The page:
The only unhappy note was that my son's fine deerskin gloves were befouled.
Saturday, October 10, 2015
The famous opening lines of Moby Dick:
"Call me Ishmael. Some years ago — never mind how long precisely — having little or no money in my purse, and nothing particular to interest me on shore, I thought I would sail about a little and see the watery part of the world. It is a way I have of driving off the spleen and regulating the circulation. Whenever I find myself growing grim about the mouth; whenever it is a damp, drizzly November in my soul; whenever I find myself involuntarily pausing before coffin warehouses, and bringing up the rear of every funeral I meet; and especially whenever my hypos get such an upper hand of me, that it requires a strong moral principle to prevent me from deliberately stepping into the street, and methodically knocking people's hats off — then, I account it high time to get to sea as soon as I can. This is my substitute for pistol and ball. With a philosophical flourish Cato throws himself upon his sword; I quietly take to the ship. There is nothing surprising in this. If they but knew it, almost all men in their degree, some time or other, cherish very nearly the same feelings towards the ocean with me."
Yes, and if you replace "Ishmael" with my name and replace "the ocean" with "the woods", then you get a good understanding of the feelings that I often cherish myself.
Today, my younger son and I hiked a moderately difficult (easy for him, difficult for me) trail in the Golden Gate Canyon State Park, west of Golden, Colorado. The trail was called Burro Trail (marked on the map below by the symbol of a burro's hoof) and began at the Bridge Creek trailhead. We saw no trace of burros.
The hike was a 4.5 mile loop with an elevation gain of 980 feet. I lacked the stamina today to follow the adjacent spur to the top of Windy Peak.
The aspens were displaying their beautiful fall colors
Such was the calming effect of the hike that I felt no urge to knock off the hats of the people I met along the trail.
Friday, October 9, 2015
While searching Google Books, I found part of a comic sketch by Ashley Sterne in The Amateur Photographer & Photography, Volume 47, 1919, p. 234. A feature writer called "The Walrus" provided this snippet:
The photographer began to look me up and down as if he had lost something. "If you are looking for my face," I said, "you'll find it on top of my neck, just underneath my cap. It's that round thing, something like a melon."
He uttered a little joyful cry as he recognized it from my vivid description. "Yes," he said, reeling back in admiration, and holding his hand over his eyes to hide his emotion. "I think I've got a couple of steel plates that will be able to take the strain. Just sit down on that chair."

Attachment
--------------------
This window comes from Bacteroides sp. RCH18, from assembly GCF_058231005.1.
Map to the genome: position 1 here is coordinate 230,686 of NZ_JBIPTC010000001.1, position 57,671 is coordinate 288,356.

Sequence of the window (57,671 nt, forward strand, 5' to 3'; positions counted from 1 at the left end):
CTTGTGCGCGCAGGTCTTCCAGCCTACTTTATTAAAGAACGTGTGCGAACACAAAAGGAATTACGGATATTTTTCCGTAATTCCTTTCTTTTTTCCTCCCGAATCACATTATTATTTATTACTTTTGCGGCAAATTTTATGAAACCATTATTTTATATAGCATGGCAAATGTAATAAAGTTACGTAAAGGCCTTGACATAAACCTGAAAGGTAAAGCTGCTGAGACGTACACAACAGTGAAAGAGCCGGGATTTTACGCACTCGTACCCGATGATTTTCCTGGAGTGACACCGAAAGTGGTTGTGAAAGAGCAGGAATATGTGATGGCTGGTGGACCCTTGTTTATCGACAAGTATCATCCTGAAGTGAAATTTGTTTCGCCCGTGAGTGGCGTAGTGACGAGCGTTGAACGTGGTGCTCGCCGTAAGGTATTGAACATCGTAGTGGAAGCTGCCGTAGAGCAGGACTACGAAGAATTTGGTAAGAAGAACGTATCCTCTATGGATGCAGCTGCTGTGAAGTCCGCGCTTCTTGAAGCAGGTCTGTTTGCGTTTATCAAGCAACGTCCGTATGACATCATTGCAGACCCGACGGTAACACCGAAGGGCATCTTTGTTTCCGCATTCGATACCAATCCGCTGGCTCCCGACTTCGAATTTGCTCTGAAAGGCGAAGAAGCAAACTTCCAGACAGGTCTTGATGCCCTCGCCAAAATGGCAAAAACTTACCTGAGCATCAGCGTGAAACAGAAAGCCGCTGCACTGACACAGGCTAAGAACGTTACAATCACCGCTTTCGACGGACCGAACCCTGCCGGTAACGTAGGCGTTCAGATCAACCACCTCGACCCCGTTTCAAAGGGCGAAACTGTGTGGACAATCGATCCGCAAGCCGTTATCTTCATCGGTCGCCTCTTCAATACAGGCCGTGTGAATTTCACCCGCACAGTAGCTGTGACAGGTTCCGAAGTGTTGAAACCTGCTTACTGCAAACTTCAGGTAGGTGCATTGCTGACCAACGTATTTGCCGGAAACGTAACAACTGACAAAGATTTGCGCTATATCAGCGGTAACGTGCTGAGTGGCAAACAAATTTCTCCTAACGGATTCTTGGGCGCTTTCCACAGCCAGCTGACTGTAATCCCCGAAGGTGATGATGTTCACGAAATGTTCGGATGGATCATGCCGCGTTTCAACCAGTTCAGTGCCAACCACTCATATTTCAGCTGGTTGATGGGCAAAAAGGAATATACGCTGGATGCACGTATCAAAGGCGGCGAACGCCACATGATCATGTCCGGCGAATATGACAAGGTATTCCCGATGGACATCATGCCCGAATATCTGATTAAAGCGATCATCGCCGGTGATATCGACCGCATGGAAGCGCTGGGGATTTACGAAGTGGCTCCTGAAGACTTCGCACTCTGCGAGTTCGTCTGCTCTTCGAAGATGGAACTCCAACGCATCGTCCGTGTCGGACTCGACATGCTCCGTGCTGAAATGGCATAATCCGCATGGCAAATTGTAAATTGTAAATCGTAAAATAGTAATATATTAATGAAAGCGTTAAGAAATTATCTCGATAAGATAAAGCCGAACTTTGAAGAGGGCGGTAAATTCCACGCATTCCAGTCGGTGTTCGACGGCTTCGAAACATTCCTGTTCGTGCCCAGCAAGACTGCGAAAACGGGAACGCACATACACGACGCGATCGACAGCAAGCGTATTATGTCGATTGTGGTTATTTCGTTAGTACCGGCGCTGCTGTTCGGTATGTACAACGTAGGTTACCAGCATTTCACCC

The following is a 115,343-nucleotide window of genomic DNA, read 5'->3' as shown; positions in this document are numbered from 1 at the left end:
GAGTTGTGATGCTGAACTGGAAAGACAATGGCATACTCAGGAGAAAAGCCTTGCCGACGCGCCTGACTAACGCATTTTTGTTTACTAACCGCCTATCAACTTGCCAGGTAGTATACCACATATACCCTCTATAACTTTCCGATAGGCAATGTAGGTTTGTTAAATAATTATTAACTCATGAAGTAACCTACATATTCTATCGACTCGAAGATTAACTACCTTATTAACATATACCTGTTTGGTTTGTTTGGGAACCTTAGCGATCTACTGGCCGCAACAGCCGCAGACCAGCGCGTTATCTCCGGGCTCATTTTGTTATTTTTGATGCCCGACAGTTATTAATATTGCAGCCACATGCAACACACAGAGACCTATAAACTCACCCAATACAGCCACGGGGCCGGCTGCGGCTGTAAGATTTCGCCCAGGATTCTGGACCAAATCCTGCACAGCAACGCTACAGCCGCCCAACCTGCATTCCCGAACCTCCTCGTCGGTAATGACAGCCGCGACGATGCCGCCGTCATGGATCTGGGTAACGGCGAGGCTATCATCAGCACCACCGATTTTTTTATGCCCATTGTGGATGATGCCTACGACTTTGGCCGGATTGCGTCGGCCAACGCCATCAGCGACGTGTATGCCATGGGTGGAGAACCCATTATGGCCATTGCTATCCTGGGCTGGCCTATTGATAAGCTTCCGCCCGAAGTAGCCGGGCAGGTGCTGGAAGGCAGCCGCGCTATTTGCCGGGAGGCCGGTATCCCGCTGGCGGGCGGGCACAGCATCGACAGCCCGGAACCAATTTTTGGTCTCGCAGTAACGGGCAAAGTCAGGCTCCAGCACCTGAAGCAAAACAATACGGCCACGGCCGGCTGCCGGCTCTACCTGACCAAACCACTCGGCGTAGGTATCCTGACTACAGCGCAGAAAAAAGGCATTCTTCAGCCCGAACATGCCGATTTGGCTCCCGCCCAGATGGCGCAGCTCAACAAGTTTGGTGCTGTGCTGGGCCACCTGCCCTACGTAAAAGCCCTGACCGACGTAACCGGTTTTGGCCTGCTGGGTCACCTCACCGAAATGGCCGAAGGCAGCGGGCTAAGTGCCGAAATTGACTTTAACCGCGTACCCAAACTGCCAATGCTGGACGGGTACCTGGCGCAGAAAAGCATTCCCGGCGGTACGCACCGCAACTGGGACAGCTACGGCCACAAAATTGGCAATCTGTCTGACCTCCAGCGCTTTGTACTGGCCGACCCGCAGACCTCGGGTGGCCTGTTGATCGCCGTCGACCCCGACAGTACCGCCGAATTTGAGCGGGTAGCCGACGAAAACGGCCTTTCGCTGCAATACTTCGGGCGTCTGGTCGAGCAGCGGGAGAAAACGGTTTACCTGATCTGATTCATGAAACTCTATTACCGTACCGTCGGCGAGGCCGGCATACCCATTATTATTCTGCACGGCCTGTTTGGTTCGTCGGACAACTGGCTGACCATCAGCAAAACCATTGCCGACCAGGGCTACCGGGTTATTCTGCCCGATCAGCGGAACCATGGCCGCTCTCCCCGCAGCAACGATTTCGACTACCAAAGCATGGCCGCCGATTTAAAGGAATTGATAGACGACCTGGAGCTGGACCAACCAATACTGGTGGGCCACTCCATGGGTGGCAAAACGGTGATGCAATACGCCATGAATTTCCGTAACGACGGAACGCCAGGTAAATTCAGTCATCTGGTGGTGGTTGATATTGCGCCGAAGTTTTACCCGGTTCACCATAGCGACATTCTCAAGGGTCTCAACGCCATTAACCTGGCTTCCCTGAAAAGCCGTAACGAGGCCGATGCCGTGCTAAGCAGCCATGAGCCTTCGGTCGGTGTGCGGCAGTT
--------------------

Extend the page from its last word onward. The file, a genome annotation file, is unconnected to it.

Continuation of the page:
I did so, while the photographer arranged a tasteful and pleasing background of thunderclouds and sea made out of painted canvas, and placed a beautiful Corinthian pillar made out of papier-mache for me to rest my right ear on. He put a rustic stile, made out of rustic stile wood, on the other side of me, and thrust a newspaper made out of newspaper into my hand. Then he produced a 3 in. 2 cwt. breech-loading camera, and aimed it straight at my weasand, odds bodikins. Then he slipped a dark slide into the breach of the camera, squeezed a motor horn, took two guineas away from me, and threw me out.
Sunday, October 4, 2015
As I hiked yesterday on Mt. Falcon, I remembered the haunting line that opened Henry Wadsworth Longfellow's poem Evangeline:
"This is the forest primeval. The murmuring pines and the hemlocks..."
I reread Evangeline today and was once again struck by Longfellow's wonderful descriptions, which skillfully evoked human emotion and brought to life long-ago Arcadia and Louisiana.
I doubt that many American schools still teach Longfellow's poetry in American Literature class. My quick Google search of several dozen high schools failed to find Longfellow's work on any English syllabus. As might be expected, Mark Twain's Huckleberry Finn was popular. I was disheartened to see that Arthur Miller's polemical and dishonest play The Crucible was equally popular. Worse, many English classes devoted significant attention to trendy (and vacuous) topics such as Gender Identification. The Great Dumbing-Down continues.
I urge everyone to read Longfellow's works. In modern America, reading fine literature from America's past has become a revolutionary act. Search for what is true. Think for yourself.